Dads and Granddads – Biggest Cellphone Culprits while Driving

There comes a time when we should know better, a time to set a good example to others, yet despite how things should be, it’s all too often not how things are. So when it comes to safety behind the wheel, it seems that Dads and Granddads are spouting off about how others should do as they say and not as they do!

Cellphone DrivingIn Cape Town, South Africa, most drivers using mobiles while driving are men over 40. Often caught on their high-end Blackberry and Nokia Smartphones, these knob-heads are nowhere near as smart as their devices. In fact they’re a menace to themselves, other road users and pedestrians. But this is not a problem unique to SA.

Cellphone and Driving Stats

Every year around the world, there are countless deaths caused by drivers talking (and texting ), on the cellphone. Even though hands-free kits are cheap to buy and easy to use, these selfish motorists prefer to hand-hold their devices for reasons known only to them.

Still Dying for a Chat?

In the USA, at the time of writing, cell phone distraction causes around 2,600 deaths and 330,000 injuries every year according to the journal’s publisher, the Human Factors and Ergonomics Society. Although the actual figures will most probably be far higher.

Middle-aged males blatantly disrespecting the law seems to be a global phenomenon, with move over 40’s men than any other age group, being the ones driving with mobile devices pressed up against their ears. Teens are the texting culprits, but it’s the dads and granddads who are the cellphone chatting offenders behind the wheel.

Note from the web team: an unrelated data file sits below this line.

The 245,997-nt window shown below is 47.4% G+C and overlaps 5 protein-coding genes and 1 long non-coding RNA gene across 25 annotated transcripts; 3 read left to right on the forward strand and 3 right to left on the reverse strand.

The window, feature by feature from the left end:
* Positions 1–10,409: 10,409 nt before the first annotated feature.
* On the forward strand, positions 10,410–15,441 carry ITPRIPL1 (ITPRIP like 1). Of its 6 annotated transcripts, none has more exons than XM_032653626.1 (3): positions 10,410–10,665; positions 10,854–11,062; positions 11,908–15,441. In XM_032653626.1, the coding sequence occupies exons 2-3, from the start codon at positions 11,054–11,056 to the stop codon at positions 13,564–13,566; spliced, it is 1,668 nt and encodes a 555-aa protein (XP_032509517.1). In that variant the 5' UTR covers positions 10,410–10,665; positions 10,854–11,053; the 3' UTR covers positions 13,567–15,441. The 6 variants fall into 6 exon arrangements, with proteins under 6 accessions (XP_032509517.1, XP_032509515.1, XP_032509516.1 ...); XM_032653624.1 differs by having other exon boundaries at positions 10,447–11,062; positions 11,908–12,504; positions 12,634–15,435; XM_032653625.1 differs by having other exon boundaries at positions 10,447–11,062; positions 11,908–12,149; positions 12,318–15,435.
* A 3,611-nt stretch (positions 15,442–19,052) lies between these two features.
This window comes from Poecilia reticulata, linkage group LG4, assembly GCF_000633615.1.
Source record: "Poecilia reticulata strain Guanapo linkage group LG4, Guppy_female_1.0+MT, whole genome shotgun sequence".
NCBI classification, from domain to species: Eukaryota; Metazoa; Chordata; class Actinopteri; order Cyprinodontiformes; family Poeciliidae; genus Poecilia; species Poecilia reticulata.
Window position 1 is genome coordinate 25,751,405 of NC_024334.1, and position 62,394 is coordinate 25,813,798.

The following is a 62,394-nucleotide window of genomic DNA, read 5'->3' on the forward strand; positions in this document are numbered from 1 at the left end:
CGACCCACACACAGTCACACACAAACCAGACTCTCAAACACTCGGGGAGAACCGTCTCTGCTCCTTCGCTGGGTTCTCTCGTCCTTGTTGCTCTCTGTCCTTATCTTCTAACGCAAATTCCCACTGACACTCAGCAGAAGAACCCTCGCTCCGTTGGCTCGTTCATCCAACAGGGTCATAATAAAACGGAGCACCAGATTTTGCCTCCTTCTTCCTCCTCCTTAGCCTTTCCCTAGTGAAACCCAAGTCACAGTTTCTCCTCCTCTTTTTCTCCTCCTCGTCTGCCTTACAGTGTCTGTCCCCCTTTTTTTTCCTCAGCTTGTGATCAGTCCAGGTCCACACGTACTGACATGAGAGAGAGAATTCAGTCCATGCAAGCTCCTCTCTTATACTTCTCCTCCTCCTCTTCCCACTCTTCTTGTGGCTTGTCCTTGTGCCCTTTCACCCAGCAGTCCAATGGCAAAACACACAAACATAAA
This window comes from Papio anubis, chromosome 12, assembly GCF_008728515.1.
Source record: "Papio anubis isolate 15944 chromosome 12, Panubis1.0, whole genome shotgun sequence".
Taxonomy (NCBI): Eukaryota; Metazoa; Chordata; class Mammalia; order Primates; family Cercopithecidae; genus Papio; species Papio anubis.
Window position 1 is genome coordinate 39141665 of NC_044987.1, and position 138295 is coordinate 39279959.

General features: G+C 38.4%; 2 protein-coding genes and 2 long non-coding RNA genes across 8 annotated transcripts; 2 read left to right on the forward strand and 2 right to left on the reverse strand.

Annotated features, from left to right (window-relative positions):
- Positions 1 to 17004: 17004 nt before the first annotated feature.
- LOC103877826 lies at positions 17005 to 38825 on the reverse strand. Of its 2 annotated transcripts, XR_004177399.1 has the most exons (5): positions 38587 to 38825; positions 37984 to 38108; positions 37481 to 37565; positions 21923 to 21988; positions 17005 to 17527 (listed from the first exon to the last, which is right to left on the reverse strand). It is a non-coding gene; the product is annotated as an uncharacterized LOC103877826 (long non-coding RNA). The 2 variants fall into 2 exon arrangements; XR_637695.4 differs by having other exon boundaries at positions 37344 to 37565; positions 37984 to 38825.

According to the National Safety Council, 28 percent of traffic accidents today involve talking and texting on a cell phone. Below is a PDF download of this report.

Read: State of the Nation of Cell Phone Distracted Driving

Most nations will by now have their own reports on this ever increasing danger.

They’re no better than Drunk Drivers. Are they?

So serious are the dangers of cell phone use while driving that analysts are likening it to that of drunk driving. Reports the world over have shown that motorists who talk on handheld Cellular phones are literally as impaired as drunken drivers.

And if this isn’t bad enough, it’s commonplace in some African and Asian countries to see motorcyclists using mobile devices while riding their bikes through busy city streets. The mind boggles sometimes, it really does!

Did you know this? It was back in 3 April 1973 that a company employee at Motorola named Martin Cooper, made a call in New York on a Motorola DynaTAC – dubbed a “Brick” due to its sheer weight and size. That was widely regarded as the world’s first ever public mobile phone call: View Image of Martin Cooper and the Brick here.

About Andy Aitch

Musician, writer, netentrepreneur and founder of, the site created for uniting middle-aged men the world over.

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